I’ve always wanted to be a writer.
It may seem like something that a lot of people say when they reach a certain point: “I’ve always wanted to be a writer“. There’s lots of variations on this sentence, and some days I feel like I’ve heard everyone say it in some form.
For me, that statement is the unwavering truth. I have always wanted, more than anything else, to be a writer. To this day, I am horrible at doing multiplication. I can pinpoint exactly why that is. I have vivid memories of working hard on a book I was writing and illustrating, instead of paying attention when my teacher happened to be teaching that subject in elementary school.
The book was about baseball and some schoolchildren who played on a team together. I wish I could find this “book” now, but it’s lost to my childhood, much as whatever math skills I may have developed are lost.
I recall a day in 4th grade when my best friend and I loaded our backpacks with Sweet Valley High books, carrying them to class with us. I opened up my bag and my teacher looked at us and said, “This isn’t a library! Put those away and leave them at home from now on.” Even then, I knew there was something fundamentally wrong with being reprimanded for bringing books to school.
I love books. The feel of them, the weight when I lift one, the smell of them. If I could someday have a book full of my words, arranged into sentences by me, my world would be complete. When I started college, I immediately declared my major as English. I was going to do it. I was.
Then, somewhere I got lost. I stopped trying. I changed my major. I found other things that I was going to dedicate myself to. Things that I could make a living from. Things more acceptable to society, whatever that may mean.
I moved recently and I went through a lot of boxes that were left untended. I was amazed by the amount of stories I found that I had written over the years. For years, I had been writing and storing my words away, forgetting them.
Reading over some of it, I was impressed. Admittedly, I was also embarrassed by a lot of it, because some of it was truly awful. There was something there, though. I hadn’t remembered writing some of it, and it was good. It was something I would have picked up, spent good money on, and read. I had written something enjoyable and entertaining! Imagine!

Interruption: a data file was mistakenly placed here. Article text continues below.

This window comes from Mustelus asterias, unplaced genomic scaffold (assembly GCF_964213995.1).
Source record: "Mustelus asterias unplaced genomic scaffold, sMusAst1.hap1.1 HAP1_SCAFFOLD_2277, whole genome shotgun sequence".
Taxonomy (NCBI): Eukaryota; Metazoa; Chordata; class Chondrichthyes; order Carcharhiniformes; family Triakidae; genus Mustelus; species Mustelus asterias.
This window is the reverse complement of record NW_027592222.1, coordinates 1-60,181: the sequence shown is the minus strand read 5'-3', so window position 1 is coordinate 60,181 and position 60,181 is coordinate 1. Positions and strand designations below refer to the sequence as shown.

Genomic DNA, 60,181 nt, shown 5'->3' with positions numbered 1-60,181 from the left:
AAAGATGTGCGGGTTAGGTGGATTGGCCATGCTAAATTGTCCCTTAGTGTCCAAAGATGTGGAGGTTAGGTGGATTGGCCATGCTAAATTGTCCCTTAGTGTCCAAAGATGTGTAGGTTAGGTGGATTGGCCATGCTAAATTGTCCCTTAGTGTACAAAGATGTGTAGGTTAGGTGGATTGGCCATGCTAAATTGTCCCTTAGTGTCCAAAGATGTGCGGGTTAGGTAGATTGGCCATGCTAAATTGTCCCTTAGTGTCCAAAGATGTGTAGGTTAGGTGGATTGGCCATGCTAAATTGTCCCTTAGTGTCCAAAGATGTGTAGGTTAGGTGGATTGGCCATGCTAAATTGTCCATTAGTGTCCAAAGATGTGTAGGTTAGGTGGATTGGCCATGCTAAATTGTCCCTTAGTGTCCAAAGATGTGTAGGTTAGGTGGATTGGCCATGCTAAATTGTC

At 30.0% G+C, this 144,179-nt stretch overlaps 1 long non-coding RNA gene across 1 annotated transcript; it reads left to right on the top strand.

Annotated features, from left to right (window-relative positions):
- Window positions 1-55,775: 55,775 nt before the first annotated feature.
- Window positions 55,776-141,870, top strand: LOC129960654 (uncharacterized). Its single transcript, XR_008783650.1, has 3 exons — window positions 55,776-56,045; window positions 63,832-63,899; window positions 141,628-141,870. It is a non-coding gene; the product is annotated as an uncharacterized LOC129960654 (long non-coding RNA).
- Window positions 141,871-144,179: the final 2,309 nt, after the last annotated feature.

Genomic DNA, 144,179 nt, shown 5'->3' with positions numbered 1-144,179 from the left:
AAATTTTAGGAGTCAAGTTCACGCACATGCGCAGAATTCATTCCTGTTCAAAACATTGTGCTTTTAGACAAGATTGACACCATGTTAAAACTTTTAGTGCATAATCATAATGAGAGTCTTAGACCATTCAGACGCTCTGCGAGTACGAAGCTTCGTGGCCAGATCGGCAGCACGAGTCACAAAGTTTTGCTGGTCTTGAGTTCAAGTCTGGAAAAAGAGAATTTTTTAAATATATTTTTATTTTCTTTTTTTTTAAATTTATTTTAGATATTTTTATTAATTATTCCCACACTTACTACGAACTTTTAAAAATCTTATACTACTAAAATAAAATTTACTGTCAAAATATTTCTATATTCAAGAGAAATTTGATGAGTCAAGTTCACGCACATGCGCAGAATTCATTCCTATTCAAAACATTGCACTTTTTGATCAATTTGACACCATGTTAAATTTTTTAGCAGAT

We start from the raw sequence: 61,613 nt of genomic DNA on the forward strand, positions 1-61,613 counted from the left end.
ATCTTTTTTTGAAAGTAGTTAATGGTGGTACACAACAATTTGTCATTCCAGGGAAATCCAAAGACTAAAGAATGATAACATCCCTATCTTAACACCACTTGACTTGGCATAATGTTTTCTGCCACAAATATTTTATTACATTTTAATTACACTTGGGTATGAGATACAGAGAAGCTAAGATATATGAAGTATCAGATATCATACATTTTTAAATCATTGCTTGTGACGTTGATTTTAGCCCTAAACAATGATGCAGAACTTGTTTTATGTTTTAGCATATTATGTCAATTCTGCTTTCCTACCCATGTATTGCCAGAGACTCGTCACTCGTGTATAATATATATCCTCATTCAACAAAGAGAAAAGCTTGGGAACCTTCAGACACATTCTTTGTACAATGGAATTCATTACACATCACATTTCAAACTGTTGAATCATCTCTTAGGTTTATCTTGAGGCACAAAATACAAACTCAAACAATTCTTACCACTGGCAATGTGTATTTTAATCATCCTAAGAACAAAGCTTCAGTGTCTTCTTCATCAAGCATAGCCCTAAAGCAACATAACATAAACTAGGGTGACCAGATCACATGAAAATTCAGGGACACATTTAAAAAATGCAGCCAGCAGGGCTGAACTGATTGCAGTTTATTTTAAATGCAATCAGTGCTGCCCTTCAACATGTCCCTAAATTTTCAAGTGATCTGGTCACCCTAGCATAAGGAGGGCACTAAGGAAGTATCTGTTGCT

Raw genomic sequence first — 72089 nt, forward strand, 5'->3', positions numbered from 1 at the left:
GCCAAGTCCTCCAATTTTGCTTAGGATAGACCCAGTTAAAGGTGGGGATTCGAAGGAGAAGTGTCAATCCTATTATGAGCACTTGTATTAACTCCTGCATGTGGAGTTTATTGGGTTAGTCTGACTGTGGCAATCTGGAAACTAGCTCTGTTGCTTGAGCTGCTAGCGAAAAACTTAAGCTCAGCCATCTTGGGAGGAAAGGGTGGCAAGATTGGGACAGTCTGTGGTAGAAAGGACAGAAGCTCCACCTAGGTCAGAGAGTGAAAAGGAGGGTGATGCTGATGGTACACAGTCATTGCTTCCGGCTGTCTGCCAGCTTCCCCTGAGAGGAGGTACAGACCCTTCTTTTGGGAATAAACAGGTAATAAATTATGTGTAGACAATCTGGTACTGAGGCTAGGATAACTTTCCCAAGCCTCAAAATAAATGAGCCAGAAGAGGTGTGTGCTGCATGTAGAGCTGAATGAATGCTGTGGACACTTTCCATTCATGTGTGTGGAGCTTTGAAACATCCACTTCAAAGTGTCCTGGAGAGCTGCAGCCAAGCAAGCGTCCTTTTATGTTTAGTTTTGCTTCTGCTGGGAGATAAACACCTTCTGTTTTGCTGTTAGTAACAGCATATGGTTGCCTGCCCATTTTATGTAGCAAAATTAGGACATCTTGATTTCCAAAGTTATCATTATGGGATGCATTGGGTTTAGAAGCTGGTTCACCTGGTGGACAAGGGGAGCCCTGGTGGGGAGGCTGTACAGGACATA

This got me thinking. Maybe all my searching over the years for my “thing” was just a long journey back to where I began. Maybe I was always meant to write. I’ve always been drawn to it, that is certain.
So I’m giving it a try. I’m taking courses to help me improve, and I’m trying to get my work out there. This blog is a part of that journey. I’ll be sharing stories with you, asking questions, and hopefully reading your stories, too.
I’m wondering at what point I will be satisfied that I am a writer. If I write each and every day, does that make me a writer, or do I need people to read my work to feel like a writer? These are things I want to find out.
This evening, I came across a story I started in 2008 and never finished. Here’s a part of it:
The twins were born on a beautiful afternoon in the fall. The nurse left the curtains open in the hospital room, the sun shining brightly on the legs of their mother. Their father would later remember the deep auburn color of the leaves on the tree outside the window. He would describe the color of those leaves in more detail than anything else he had experienced that day when he told the story of their birth.
The girl was born first, a dark head of perfect hair, deep blue eyes, tiny little fingernails and porcelain skin. Her father looked on in amazement. She was the love of his life. Then came the boy. He was born half an hour later, with splotchy skin, black eyes, no hair or fingernails. He was a normal baby, but after the perfection that was his older sister, his father barely glanced at him.
Their father cuddled the girl, humming softly. Their mother loved them both, respectively, but the boy held her heart. This possibly was caused by her husband never giving her a chance to hold her daughter outside of feeding time, but the cause is not the issue here.
The lines were drawn from day one. Girl belonged to father and boy belonged to mother. Mother and father didn’t even consider that, above this, more than anything, the twins belonged to each other.
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